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dc.contributor.advisorPaddy, Ann
dc.contributor.advisorHocking, Clare
dc.contributor.authorKayes, Marianne
dc.date.accessioned2008-04-18T01:16:28Z
dc.date.available2008-04-18T01:16:28Z
dc.date.copyright2005-01-01
dc.date.issued2005-01-01
dc.identifier.urihttp://hdl.handle.net/10292/239
dc.description.abstractThis study explores the day-to-day lived experience of eight novice hospital play specialists in New Zealand, during the early months following their appointment. Hospital play specialists come from a background in early childhood teaching and work as members of paediatric healthcare teams to support development and coping in hospitalised children and young people. Participants' stories were gathered in face-to-face interviews and were then analysed using an interpretive approach informed by Heideggerian hermeneutic phenomenology. Throughout the reflective process of the study, I have sought to show the vividness of the participants’ unique experiences whilst revealing the deeper understandings that lie below. This study shows that experiences as a novice matter to the subsequent development of professional identity as a hospital play specialist. The participants' early impressions of tile world of a hospital are shown in the findings to be those of strangers arriving in a foreign country, struggling to survive and to achieve a sense of belonging. Despite initially feeling lost and vulnerable, they are revealed as resourcefU1 in coping with change, and resilient in acquiring new skills, finding support, building relationships, and adapting their practice. Inclusion within healthcare teams, and recognition of their knowledge and skills by the participants and by their healthcare colleagues, contribute to participants' successful transitions from novice to competent practitioners. There are implications in this study for team leaders, managers and hospital play specialists regarding recruitment and support, such as ensuring that those employed show the flexibility needed for this role and are the11 provided with suitable early information and induction programmes Alongside this is the need for a focus on professional development and improved processes of communication, and inclusion of new staff members within the healthcare team.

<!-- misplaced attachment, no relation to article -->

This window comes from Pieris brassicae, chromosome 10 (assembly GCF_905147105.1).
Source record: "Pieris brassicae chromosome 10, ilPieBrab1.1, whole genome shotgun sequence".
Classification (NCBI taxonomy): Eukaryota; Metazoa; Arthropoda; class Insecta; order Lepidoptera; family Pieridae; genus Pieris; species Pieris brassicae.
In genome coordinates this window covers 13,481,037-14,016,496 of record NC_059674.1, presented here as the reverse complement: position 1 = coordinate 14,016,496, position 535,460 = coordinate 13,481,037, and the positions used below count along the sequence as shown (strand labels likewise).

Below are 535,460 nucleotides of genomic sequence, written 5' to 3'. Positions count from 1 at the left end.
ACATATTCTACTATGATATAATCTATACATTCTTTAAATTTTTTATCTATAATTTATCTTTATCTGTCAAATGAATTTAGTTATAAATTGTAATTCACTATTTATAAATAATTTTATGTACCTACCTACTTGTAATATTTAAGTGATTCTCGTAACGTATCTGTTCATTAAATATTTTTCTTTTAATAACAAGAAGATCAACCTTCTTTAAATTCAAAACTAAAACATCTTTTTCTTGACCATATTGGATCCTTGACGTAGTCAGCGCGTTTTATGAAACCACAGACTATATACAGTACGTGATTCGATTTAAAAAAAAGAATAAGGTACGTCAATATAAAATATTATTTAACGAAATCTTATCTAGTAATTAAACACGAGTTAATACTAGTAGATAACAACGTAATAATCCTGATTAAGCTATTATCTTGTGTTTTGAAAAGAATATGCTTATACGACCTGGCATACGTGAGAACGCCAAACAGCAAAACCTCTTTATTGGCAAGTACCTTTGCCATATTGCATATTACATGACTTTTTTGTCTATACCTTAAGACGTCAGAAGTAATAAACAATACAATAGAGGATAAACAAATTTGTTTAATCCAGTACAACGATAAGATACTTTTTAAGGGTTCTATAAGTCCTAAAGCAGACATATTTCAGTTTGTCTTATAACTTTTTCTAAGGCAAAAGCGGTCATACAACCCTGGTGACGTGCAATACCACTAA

dc.publisherAuckland University of Technology
dc.subjectPlay
dc.subjectRecreational therapy for children
dc.subjectHealth Studies
dc.titleThe experience of novice hospital play specialists in their early months of employment
dc.typeThesis
thesis.degree.grantorAuckland University of Technology
thesis.degree.levelMasters Theses
thesis.degree.nameMaster of Health Science
thesis.degree.disciplineSchool of Occupational Therapyen_US
dc.rights.accessrightsOpenAccess


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